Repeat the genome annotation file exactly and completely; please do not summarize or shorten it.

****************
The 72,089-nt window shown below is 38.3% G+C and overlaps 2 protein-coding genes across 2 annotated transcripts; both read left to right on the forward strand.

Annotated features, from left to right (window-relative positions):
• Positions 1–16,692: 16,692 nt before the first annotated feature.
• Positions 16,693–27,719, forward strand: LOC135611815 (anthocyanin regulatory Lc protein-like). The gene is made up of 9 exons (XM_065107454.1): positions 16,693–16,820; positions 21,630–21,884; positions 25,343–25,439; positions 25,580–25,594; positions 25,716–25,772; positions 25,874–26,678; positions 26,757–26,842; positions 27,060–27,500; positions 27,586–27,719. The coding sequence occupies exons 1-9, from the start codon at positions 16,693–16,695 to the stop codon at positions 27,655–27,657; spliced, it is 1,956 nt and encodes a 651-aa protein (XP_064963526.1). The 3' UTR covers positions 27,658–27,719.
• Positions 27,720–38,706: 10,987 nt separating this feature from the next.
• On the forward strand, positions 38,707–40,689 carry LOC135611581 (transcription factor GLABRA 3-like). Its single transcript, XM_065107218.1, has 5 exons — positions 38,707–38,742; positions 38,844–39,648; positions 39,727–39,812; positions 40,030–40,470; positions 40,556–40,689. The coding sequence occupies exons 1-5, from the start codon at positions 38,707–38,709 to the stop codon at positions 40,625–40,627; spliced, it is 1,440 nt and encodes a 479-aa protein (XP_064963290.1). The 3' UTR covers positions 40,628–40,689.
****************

The 72,089-nt window shown below is 38.3% G+C and overlaps 2 protein-coding genes across 2 annotated transcripts; both read left to right on the forward strand.

Annotated features, from left to right (window-relative positions):
• Positions 1–16,692: 16,692 nt before the first annotated feature.
• Positions 16,693–27,719, forward strand: LOC135611815 (anthocyanin regulatory Lc protein-like). The gene is made up of 9 exons (XM_065107454.1): positions 16,693–16,820; positions 21,630–21,884; positions 25,343–25,439; positions 25,580–25,594; positions 25,716–25,772; positions 25,874–26,678; positions 26,757–26,842; positions 27,060–27,500; positions 27,586–27,719. The coding sequence occupies exons 1-9, from the start codon at positions 16,693–16,695 to the stop codon at positions 27,655–27,657; spliced, it is 1,956 nt and encodes a 651-aa protein (XP_064963526.1). The 3' UTR covers positions 27,658–27,719.
• Positions 27,720–38,706: 10,987 nt separating this feature from the next.
• On the forward strand, positions 38,707–40,689 carry LOC135611581 (transcription factor GLABRA 3-like). Its single transcript, XM_065107218.1, has 5 exons — positions 38,707–38,742; positions 38,844–39,648; positions 39,727–39,812; positions 40,030–40,470; positions 40,556–40,689. The coding sequence occupies exons 1-5, from the start codon at positions 38,707–38,709 to the stop codon at positions 40,625–40,627; spliced, it is 1,440 nt and encodes a 479-aa protein (XP_064963290.1). The 3' UTR covers positions 40,628–40,689.